My boss once led a manager’s meeting in which he explained the true meaning of project management. Project management does not involve showing up to work, drafting out a to-do list, and then methodically checking tasks off as complete. Rather, a true project manager views every chore in their life, from their daily commute to grocery shopping as a project to be handled as effectively and efficiently as possible.
Those with a propensity toward viewing their life as a series of mini-projects test different paths to work and leave their home at the exact minute that allows them to hit every green light. Project managers build grocery lists by category so that they can weave effortlessly up and down aisles without any backtracking.
“Losers have goals. Winners have systems.”
We’ve all heard about our friends’ goal to lose ten pounds, to meet the love of their life, and to stop smoking. The problem with goals is that one of two things happen. Either the goal is such a far deviation from our current norm that we self-sabotage or give up, or we reach the set goal and then revert back to our old habits because there is no longer a bigger vision to drive progress.
Systems, on the other hand, offer us a larger vision for our future. Instead of trying losing a few pounds for your wedding, you might commit to permanently eliminating soda from your diet and replacing with with a healthier option like water or unsweetened tea. Rather than tackling an overwhelming project at work right away, you might spend a full week determining all requirements, all steps involved, and all resource available; with this information, you can set out a plan and work backwards to set daily milestones.
As a personal example, I dream of one day becoming a published author. Rather than haphazardly launching myself into the overwhelming goal of writing a best-selling book, I have committed to writing at least 1,000 words per day in my journal or on my blog. This easily achievable daily habit motivates me to sit down each day and write, even if it’s just a “two crappy pages,” as author Tim Ferriss aims for. Some days, I feel wildly inspired and far exceed my target, but on days where my muse has gone missing I can still make progress.
In modern society, setting goals is often touted as instrumental in success. However, I would argue that if you were to forget about your goals and focus instead on your system, you would still find success. By showing up each day to practice, you will inevitably, and unintentionally, hit some key benchmarks.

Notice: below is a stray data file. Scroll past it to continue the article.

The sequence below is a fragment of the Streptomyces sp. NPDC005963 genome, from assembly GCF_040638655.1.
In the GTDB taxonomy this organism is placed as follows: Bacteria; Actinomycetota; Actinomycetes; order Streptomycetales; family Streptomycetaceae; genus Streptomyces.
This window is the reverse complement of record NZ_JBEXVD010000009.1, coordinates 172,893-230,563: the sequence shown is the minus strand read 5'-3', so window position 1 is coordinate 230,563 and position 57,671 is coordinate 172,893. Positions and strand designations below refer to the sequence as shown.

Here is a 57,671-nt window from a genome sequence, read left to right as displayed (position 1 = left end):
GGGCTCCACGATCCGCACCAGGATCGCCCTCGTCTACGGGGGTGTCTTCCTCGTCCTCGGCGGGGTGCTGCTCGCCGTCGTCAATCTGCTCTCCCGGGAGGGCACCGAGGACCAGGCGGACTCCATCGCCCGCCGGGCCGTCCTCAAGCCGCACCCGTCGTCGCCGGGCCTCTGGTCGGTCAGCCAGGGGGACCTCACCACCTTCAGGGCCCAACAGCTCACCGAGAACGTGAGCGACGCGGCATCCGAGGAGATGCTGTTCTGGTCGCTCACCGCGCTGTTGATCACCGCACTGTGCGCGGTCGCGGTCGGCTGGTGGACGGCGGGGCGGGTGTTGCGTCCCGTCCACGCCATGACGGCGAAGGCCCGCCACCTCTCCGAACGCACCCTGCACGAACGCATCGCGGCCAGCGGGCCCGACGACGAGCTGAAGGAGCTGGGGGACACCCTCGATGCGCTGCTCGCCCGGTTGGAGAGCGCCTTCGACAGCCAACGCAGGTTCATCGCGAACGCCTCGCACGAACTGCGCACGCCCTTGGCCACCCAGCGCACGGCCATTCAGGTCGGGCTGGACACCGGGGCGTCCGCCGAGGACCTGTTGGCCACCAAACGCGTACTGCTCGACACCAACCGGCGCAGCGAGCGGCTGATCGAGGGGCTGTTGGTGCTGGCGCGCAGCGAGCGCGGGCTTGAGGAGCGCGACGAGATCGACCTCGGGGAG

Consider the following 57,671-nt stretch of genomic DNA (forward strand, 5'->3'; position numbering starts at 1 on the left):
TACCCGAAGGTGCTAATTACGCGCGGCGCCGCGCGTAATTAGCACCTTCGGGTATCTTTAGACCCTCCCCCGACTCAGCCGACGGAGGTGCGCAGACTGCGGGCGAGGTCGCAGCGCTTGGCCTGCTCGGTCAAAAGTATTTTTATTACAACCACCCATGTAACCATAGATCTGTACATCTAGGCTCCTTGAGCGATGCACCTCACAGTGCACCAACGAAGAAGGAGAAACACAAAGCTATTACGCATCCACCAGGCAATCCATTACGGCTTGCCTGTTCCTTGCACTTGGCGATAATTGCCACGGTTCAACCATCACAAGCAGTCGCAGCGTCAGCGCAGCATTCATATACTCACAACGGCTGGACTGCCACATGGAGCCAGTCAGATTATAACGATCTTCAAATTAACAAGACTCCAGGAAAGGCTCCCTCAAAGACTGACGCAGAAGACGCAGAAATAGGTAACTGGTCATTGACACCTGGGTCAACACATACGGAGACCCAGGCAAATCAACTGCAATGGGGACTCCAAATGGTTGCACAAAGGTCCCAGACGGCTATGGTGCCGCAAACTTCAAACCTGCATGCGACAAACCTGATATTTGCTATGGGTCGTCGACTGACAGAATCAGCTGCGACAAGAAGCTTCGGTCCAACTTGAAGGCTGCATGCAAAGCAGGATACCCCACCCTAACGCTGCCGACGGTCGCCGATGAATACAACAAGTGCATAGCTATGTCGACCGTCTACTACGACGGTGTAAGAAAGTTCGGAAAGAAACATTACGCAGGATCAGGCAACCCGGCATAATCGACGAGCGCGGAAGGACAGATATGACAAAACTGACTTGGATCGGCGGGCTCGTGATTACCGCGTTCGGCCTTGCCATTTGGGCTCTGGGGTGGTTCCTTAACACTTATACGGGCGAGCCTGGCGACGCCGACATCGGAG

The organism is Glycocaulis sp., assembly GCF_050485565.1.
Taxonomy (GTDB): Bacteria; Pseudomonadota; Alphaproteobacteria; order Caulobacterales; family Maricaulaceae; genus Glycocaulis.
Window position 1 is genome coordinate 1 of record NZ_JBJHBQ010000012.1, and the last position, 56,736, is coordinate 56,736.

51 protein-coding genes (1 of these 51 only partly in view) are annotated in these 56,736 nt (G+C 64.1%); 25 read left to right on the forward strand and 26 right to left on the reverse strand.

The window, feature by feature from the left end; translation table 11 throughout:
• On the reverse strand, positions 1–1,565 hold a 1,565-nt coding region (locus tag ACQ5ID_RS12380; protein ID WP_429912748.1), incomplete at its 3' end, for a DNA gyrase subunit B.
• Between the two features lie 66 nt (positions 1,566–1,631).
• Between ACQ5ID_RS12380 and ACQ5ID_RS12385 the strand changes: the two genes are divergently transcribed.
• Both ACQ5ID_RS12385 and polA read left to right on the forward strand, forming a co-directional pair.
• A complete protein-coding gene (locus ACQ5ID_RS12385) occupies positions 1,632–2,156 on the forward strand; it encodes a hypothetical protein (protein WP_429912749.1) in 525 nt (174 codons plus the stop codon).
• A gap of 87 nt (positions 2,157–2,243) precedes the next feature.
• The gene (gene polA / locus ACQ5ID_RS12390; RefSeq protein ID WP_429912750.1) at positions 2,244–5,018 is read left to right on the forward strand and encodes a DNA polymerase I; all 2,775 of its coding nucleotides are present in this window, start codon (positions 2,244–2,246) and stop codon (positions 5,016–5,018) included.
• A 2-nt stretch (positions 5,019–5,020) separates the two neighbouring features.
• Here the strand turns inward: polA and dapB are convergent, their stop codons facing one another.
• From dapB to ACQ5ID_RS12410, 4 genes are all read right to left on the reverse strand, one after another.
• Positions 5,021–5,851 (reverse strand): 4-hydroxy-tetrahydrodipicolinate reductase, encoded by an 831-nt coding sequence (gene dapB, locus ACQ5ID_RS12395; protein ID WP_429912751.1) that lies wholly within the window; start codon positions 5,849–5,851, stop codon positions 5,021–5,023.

“Everything must be made as simple as possible. But not simpler.”
So, let’s dig a bit deeper into the science: why do systems trump goals?
Goals can reduce your current level of happiness. Goals typically involve changing current circumstances, which is like telling yourself that you’re not good enough now, but will be when you reach your goal.
If your goal is to lose weight, it’s because you believe you’re too heavy. And if your goal is to get watch less television, perhaps you’re beating yourself up for thinking you’re wasting too much time.
The solution here is to focus on a process, rather than a goal. Goals can create unnecessary stress through unmet expectation, so the alternative is to commit to daily progress. Set a schedule, stick to that schedule, and celebrate your decision to stick to your commitment. Focusing on the practice allows you to enjoy the activity and improve your skill simultaneously.
Goals don’t always support long-term progress. When all of your hard work is focused on a specific goal, there may no longer be a strong motivation to keep working once that goal has been achieved.
If your goal is to complete a marathon, it may be easy to work toward that goal. However, you might stop training once the race is done if you don’t have a larger reason, such as sustaining good health. I’ve personally experienced this with working out, going from training daily for a few months and then taking an extended break from exercise altogether. This “yo-yo effect” with goals is not conductive to long-term positive change.
The alternative is to release the need for immediate results and, instead, focus on overall progress. Instead of scheduling individual daily workouts, you might commit to moving your body for 30 minutes per day, whether that’s lifting weights, a lunchtime walk, yoga, or a run. A goal-based mentality pressures you to finish every workout, and makes you feel like a failure when you miss the mark. However, systems-based thinking is about sticking to the process, rather than a larger objective.
Goals are detrimental because they suggest that you can control things beyond your control. When we set goals, they are often highly specific and involve plans on what we will achieve and when we will achieve it. We attempt to predict progress even though we can’t anticipate the unique circumstances or situations that may arise along the way.
The solution here is to build feedback looks. Adhering to a system involves making observations and tracking critical metrics. Though these numbers are not meant to serve a larger goal, they offer an opportunity to observe whether we are making positive progress, back-sliding, or reaching a plateau. Based on this feedback, we can adjust our daily habits.
Though goals have their place and can be useful, I’ve found that goals are best for planning your progress whereas systems are good for actually making progress. Goals can support short-term progress, but a well-designed system and committing to the process will help you win in life. So, begin viewing every project, task, and aspiration as an opportunity to implement a new system and inject your life with increased efficiency and new opportunities for long-term progress.